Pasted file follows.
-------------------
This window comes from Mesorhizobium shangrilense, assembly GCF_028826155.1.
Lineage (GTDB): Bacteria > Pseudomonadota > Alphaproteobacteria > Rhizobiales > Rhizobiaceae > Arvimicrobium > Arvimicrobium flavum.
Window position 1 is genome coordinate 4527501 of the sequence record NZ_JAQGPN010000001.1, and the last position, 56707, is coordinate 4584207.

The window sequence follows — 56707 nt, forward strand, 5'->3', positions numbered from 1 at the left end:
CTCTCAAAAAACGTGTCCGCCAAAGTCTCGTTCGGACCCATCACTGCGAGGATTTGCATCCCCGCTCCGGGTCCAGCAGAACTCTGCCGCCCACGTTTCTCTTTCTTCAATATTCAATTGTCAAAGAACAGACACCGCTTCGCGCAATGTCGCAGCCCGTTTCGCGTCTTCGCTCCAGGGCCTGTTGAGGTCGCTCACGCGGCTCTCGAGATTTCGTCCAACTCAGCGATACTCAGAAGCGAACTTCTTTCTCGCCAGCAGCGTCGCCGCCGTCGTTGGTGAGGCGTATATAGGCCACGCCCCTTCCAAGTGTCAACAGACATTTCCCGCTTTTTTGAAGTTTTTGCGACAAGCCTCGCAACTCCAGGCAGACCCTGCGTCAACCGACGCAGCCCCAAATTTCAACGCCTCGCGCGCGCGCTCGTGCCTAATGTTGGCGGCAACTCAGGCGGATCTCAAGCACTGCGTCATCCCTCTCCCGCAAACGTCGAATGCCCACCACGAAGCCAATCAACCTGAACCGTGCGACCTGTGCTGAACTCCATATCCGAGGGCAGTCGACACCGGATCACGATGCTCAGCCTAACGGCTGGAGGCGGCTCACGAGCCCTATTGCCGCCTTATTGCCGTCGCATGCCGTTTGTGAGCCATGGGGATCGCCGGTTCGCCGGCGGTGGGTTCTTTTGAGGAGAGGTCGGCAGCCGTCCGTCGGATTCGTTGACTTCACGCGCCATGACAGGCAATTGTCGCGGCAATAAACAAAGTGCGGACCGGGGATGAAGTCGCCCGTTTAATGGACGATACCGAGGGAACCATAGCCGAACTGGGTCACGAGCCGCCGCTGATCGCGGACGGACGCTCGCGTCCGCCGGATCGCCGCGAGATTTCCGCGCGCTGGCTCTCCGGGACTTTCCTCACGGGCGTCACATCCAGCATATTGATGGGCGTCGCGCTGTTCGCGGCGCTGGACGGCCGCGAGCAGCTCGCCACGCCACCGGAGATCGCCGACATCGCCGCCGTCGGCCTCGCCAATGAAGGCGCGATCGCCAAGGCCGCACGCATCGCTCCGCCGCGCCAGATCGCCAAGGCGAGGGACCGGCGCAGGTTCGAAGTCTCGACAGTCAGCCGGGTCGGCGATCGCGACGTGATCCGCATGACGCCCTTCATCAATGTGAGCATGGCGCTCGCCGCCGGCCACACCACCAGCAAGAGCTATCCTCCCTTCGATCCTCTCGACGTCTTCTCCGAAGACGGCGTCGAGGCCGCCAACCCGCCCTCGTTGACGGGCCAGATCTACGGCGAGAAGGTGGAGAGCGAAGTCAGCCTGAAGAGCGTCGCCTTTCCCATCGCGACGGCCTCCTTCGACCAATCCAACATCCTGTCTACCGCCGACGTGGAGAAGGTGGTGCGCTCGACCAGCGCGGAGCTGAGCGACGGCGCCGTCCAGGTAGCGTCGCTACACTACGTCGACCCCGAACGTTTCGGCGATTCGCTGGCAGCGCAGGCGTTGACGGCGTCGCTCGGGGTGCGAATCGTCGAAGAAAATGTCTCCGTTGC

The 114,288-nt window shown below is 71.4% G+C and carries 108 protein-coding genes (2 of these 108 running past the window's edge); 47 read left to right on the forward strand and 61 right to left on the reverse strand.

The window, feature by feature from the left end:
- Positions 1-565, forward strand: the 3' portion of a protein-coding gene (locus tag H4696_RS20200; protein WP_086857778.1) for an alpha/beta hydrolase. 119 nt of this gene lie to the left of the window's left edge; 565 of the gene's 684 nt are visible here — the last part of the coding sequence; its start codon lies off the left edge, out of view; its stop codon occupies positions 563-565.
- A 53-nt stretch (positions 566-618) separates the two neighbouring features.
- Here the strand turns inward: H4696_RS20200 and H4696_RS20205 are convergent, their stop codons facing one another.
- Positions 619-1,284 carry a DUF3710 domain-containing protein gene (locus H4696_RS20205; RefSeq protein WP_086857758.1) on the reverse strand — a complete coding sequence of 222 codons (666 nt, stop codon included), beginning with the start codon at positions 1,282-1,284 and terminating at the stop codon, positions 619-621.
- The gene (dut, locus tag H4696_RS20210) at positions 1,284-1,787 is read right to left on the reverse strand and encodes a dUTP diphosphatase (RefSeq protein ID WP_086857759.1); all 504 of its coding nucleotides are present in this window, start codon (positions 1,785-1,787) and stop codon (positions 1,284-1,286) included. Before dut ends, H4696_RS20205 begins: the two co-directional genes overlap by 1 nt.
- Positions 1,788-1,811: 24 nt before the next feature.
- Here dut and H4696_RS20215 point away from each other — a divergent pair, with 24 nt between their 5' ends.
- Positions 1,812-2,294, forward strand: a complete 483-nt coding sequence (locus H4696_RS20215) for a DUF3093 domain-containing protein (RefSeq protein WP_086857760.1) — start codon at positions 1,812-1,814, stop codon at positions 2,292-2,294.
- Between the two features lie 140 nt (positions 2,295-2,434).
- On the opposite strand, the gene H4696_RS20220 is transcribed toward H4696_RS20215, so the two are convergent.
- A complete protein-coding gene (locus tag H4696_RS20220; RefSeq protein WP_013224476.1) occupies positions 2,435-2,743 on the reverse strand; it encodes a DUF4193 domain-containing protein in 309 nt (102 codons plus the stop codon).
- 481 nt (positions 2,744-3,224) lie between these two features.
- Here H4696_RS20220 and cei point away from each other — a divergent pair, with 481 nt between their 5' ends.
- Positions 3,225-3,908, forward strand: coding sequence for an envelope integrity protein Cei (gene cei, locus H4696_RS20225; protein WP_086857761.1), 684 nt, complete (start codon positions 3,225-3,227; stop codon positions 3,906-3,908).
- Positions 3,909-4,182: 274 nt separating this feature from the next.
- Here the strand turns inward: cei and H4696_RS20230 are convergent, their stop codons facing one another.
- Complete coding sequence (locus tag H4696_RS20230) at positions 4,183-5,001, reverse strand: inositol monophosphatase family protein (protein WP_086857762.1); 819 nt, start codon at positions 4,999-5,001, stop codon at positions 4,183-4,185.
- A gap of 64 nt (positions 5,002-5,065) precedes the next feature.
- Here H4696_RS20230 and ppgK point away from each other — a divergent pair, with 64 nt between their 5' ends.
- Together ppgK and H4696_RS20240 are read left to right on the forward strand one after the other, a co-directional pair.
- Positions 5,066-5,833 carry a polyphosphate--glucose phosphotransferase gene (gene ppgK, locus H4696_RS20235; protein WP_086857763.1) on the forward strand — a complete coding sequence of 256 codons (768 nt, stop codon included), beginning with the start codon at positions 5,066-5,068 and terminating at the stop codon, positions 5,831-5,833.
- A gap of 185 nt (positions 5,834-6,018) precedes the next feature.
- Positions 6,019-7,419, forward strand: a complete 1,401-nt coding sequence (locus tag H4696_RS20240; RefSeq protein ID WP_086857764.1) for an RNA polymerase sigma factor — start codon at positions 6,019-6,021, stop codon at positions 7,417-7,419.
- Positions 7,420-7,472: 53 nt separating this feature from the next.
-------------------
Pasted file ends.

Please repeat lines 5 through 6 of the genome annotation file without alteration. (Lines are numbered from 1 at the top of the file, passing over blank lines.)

CTCTCAAAAAACGTGTCCGCCAAAGTCTCGTTCGGACCCATCACTGCGAGGATTTGCATCCCCGCTCCGGGTCCAGCAGAACTCTGCCGCCCACGTTTCTCTTTCTTCAATATTCAATTGTCAAAGAACAGACACCGCTTCGCGCAATGTCGCAGCCCGTTTCGCGTCTTCGCTCCAGGGCCTGTTGAGGTCGCTCACGCGGCTCTCGAGATTTCGTCCAACTCAGCGATACTCAGAAGCGAACTTCTTTCTCGCCAGCAGCGTCGCCGCCGTCGTTGGTGAGGCGTATATAGGCCACGCCCCTTCCAAGTGTCAACAGACATTTCCCGCTTTTTTGAAGTTTTTGCGACAAGCCTCGCAACTCCAGGCAGACCCTGCGTCAACCGACGCAGCCCCAAATTTCAACGCCTCGCGCGCGCGCTCGTGCCTAATGTTGGCGGCAACTCAGGCGGATCTCAAGCACTGCGTCATCCCTCTCCCGCAAACGTCGAATGCCCACCACGAAGCCAATCAACCTGAACCGTGCGACCTGTGCTGAACTCCATATCCGAGGGCAGTCGACACCGGATCACGATGCTCAGCCTAACGGCTGGAGGCGGCTCACGAGCCCTATTGCCGCCTTATTGCCGTCGCATGCCGTTTGTGAGCCATGGGGATCGCCGGTTCGCCGGCGGTGGGTTCTTTTGAGGAGAGGTCGGCAGCCGTCCGTCGGATTCGTTGACTTCACGCGCCATGACAGGCAATTGTCGCGGCAATAAACAAAGTGCGGACCGGGGATGAAGTCGCCCGTTTAATGGACGATACCGAGGGAACCATAGCCGAACTGGGTCACGAGCCGCCGCTGATCGCGGACGGACGCTCGCGTCCGCCGGATCGCCGCGAGATTTCCGCGCGCTGGCTCTCCGGGACTTTCCTCACGGGCGTCACATCCAGCATATTGATGGGCGTCGCGCTGTTCGCGGCGCTGGACGGCCGCGAGCAGCTCGCCACGCCACCGGAGATCGCCGACATCGCCGCCGTCGGCCTCGCCAATGAAGGCGCGATCGCCAAGGCCGCACGCATCGCTCCGCCGCGCCAGATCGCCAAGGCGAGGGACCGGCGCAGGTTCGAAGTCTCGACAGTCAGCCGGGTCGGCGATCGCGACGTGATCCGCATGACGCCCTTCATCAATGTGAGCATGGCGCTCGCCGCCGGCCACACCACCAGCAAGAGCTATCCTCCCTTCGATCCTCTCGACGTCTTCTCCGAAGACGGCGTCGAGGCCGCCAACCCGCCCTCGTTGACGGGCCAGATCTACGGCGAGAAGGTGGAGAGCGAAGTCAGCCTGAAGAGCGTCGCCTTTCCCATCGCGACGGCCTCCTTCGACCAATCCAACATCCTGTCTACCGCCGACGTGGAGAAGGTGGTGCGCTCGACCAGCGCGGAGCTGAGCGACGGCGCCGTCCAGGTAGCGTCGCTACACTACGTCGACCCCGAACGTTTCGGCGATTCGCTGGCAGCGCAGGCGTTGACGGCGTCGCTCGGGGTGCGAATCGTCGAAGAAAATGTCTCCGTTGC

The 114,288-nt window shown below is 71.4% G+C and carries 108 protein-coding genes (2 of these 108 running past the window's edge); 47 read left to right on the forward strand and 61 right to left on the reverse strand.